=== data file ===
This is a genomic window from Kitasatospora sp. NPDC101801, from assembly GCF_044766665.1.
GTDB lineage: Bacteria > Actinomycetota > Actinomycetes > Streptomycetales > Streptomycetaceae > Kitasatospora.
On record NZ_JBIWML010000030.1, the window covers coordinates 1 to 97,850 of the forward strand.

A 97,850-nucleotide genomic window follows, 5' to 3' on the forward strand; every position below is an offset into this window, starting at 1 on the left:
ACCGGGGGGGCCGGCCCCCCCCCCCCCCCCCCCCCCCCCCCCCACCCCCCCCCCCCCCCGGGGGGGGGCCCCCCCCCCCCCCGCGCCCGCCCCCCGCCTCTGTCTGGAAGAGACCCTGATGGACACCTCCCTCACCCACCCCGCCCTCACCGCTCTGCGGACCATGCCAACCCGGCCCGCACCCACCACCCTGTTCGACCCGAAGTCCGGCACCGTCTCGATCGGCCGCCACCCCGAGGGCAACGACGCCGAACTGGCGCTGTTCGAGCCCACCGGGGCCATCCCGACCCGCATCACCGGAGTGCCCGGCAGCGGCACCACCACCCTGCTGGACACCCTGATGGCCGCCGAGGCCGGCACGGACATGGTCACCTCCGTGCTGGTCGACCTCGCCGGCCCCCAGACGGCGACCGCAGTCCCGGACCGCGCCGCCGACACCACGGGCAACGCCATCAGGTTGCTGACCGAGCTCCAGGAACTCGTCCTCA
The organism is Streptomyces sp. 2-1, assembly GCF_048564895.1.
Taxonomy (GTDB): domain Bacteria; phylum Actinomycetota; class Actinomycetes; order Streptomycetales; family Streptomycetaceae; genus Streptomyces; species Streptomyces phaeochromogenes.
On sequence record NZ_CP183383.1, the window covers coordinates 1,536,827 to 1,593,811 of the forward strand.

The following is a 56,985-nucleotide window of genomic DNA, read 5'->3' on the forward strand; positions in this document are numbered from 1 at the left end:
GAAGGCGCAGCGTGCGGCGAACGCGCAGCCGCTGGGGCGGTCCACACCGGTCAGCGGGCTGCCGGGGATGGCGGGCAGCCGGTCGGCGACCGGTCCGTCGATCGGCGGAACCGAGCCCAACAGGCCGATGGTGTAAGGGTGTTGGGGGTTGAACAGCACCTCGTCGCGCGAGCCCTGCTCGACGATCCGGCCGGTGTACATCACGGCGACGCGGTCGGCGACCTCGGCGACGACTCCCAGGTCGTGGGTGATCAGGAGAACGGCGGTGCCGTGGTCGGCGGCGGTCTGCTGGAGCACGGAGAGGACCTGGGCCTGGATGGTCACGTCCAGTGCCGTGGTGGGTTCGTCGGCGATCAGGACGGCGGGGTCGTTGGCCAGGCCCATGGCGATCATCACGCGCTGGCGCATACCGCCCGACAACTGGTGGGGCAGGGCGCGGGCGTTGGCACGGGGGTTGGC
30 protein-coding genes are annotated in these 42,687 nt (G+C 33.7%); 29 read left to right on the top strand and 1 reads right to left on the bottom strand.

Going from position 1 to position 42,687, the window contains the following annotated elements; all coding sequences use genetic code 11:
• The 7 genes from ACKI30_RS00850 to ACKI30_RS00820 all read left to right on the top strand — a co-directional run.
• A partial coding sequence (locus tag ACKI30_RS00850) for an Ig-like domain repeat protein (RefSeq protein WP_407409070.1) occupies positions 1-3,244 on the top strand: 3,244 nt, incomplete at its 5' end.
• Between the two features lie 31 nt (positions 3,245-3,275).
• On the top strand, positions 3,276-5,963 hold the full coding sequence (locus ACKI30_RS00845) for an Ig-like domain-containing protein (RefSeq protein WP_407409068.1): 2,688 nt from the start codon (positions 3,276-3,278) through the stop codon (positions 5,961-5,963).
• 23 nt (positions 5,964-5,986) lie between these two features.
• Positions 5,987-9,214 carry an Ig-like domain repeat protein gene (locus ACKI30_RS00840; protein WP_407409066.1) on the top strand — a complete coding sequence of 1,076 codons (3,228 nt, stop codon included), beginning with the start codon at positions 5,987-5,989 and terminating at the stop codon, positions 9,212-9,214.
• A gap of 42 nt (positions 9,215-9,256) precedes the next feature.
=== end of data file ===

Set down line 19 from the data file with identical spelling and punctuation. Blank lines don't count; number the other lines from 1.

• A gap of 42 nt (positions 9,215-9,256) precedes the next feature.